Stepper motors consist of a rotor with permanent magnets and a stationary stator that carries the windings. When current runs through the stator windings, it generates a magnetic flux distribution that interacts with the magnetic field distribution of the rotor to apply a turning force. Stepper motors feature very high pole counts, typically 50 or more. The stepper motor driver energizes each pole in sequence so that the rotor turns in a series of increments, or steps. Because of the very high pole count, the motion appears to be continuous.
Stepper motors have a number of positive attributes. Because they generate incremental motion, they are generally run open loop, eliminating the cost and complexity of an encoder or resolver. The high pole count allows them to generate very high torque at zero speed. They are compact and generally economical (see figure 1).
Figure 1: Stepper motors deliver good performance at an economical price point for applications requiring low speed, acceleration, and accuracy. (Courtesy of Kollmorgen)
Stepper motors also have performance limitations. You can think of a stepper motor as a spring-mass system. The motor needs to break friction to begin turning and move the load, at which point the rotor is not fully controlled. As a result, a command to advance by five steps may only result in the motor turning four steps – or six. If the drive commands a motor to advance 200 steps, however, it will do so to within just a few steps, which at that point represents an error of a few percent. Although we command stepper motors with a resolution of typically between 25,000 and 50,000 counts per revolution, because the motor is a spring-mass system under load, our typical resolution is 2000 to 6000 counts per revolution. Still, at these resolutions, even a 200-step move corresponds to a fraction of a degree.
Figure 2: As these torque versus speed curves show, stepper motors deliver peak torque at zero speed with torque falling off as speed increases (green). In contrast, servo-motor torque remains roughly constant across the operating range (blue and red). (Courtesy of Kollmorgen)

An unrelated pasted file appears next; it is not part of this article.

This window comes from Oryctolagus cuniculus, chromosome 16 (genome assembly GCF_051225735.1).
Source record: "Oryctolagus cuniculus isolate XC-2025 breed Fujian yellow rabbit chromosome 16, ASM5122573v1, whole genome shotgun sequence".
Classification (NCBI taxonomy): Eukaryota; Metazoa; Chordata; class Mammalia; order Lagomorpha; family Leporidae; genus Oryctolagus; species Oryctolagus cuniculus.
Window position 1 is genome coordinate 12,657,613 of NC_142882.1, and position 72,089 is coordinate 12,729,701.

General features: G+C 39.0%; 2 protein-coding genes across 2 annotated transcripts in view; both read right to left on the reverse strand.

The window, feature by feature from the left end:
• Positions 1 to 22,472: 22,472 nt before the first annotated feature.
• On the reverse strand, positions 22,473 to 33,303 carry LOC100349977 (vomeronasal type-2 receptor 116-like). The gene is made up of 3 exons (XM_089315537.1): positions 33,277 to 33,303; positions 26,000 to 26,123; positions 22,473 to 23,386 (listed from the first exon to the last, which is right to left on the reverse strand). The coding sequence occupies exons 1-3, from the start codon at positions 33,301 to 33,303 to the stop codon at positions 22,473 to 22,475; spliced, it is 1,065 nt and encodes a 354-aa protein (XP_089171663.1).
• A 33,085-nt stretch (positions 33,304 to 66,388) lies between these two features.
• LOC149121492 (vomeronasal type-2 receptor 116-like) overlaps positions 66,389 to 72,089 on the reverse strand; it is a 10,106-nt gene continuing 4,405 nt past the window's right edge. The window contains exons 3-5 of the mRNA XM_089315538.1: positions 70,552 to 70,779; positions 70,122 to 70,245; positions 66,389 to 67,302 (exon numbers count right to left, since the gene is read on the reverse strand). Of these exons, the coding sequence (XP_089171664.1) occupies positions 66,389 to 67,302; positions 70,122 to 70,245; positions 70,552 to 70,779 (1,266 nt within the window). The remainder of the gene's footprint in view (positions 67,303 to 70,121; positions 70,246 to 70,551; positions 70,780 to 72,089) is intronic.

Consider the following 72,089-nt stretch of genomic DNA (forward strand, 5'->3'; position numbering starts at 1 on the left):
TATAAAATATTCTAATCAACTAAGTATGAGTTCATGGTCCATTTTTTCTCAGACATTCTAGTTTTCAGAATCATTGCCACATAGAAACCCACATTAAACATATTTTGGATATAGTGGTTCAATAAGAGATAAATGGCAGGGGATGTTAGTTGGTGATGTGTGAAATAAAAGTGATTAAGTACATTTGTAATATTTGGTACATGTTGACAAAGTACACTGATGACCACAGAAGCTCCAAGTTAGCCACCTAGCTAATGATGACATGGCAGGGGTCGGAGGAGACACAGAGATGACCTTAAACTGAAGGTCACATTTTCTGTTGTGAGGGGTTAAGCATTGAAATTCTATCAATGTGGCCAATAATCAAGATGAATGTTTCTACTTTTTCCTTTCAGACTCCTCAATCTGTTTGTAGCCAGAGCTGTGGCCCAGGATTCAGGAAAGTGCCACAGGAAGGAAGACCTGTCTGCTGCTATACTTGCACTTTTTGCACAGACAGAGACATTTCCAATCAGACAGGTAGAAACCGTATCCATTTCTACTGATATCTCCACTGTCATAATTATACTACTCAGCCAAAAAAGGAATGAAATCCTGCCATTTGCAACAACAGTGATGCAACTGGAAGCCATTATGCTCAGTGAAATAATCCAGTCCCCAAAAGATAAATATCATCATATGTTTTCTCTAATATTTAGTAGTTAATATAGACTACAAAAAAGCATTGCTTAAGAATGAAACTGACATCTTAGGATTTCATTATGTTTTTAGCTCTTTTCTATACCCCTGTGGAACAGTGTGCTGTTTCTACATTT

Like stepper motors, servo motors have many implementations. Let’s consider the most common design, which incorporates a rotor with permanent magnets and a stationary stator with the windings. Here too, the current creates a magnetic field distribution that acts on the rotor to develop torque. Servo motors have significantly lower pole counts than stepper motors, however. As a result, they must be run closed-loop.
Figure 3: With closed-loop feedback, servo motors deliver high accuracy positioning coupled with better speed and acceleration than stepper motors. The trade-off is increased cost, size, and complexity. (Courtesy of Kollmorgen)
Servo motors offer an undeniable performance advantage. In terms of repeatability, however, stepper motors can be quite competitive. This point brings up a common misconception about stepper motors, which is the myth of lost motion. As we discussed previously, the mass-spring nature of a stepper motor may result in a few lost steps. Because the drive is commanding the stepper to move to an angular location, lost steps are not carried over from rotation to rotation, however. Rotation to rotation, stepper motors are highly repeatable. Look for a more detailed discussion of this topic in a future blog post.
What to Know to Specify the Right Motor
- Torque requirements
- Speed requirements
- Desired acceleration
- Load mass and inertia
- Size limitations
To summarize, stepper motors are good solutions for applications with low speed, low acceleration, and low accuracy requirements. Stepper motors also tend to be compact and inexpensive. This makes these motors a good fit for medical, biotech, security and defense, and semiconductor manufacturing applications. Servo motors are a better choice for systems requiring high speed, high acceleration, and high accuracy. The trade-off is a higher cost and complexity. Servo motors are typically used in packaging, converting, web processing, and similar applications.
When your application is forgiving but your budget is not, consider a stepper motor. If performance is the most important aspect, a servo motor will do the job but be prepared to pay more.
About the Author
Bill Lackey is vice president of engineered sales, Motion Solutions.